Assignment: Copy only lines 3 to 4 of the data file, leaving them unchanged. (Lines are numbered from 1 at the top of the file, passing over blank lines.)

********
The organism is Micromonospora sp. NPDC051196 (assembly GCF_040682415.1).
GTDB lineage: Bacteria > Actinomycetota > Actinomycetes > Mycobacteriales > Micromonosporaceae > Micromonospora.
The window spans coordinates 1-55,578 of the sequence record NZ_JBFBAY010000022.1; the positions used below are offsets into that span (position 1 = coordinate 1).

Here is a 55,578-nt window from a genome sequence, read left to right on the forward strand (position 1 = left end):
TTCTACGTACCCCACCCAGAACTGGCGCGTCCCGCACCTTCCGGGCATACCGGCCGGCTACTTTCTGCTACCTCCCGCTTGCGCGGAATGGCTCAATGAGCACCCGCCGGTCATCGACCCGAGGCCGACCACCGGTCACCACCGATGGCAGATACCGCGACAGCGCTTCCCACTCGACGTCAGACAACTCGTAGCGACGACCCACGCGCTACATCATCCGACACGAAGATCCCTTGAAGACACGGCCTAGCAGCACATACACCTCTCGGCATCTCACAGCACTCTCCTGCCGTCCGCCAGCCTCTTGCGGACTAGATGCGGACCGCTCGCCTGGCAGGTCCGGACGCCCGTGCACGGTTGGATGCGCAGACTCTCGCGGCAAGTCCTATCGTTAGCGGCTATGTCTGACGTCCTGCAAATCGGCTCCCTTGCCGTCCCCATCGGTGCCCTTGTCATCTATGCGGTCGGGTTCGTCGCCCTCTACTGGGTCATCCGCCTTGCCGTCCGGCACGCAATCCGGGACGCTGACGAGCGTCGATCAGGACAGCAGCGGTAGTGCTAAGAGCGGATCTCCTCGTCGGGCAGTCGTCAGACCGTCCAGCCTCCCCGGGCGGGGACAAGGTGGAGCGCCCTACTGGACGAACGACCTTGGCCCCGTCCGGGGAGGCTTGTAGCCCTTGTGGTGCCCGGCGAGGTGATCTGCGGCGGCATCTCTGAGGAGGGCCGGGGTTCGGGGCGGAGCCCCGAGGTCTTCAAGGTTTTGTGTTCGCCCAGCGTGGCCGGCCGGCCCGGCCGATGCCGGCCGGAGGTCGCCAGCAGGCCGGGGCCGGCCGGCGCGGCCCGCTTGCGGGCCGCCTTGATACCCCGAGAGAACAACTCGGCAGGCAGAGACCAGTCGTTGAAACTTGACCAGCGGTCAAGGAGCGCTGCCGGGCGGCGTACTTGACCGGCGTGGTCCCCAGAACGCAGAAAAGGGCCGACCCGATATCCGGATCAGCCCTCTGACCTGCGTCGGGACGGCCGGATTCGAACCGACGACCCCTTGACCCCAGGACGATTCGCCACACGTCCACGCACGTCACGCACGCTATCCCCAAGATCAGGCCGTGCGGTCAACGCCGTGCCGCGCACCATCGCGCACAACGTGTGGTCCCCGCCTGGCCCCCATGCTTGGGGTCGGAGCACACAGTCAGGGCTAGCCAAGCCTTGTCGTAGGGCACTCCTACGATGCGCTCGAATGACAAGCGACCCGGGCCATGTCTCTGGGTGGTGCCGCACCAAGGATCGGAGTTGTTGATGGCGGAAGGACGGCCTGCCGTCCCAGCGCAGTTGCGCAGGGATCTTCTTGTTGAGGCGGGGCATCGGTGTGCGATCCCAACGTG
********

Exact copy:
The window spans coordinates 1-55,578 of the sequence record NZ_JBFBAY010000022.1; the positions used below are offsets into that span (position 1 = coordinate 1).

Here is a 55,578-nt window from a genome sequence, read left to right on the forward strand (position 1 = left end):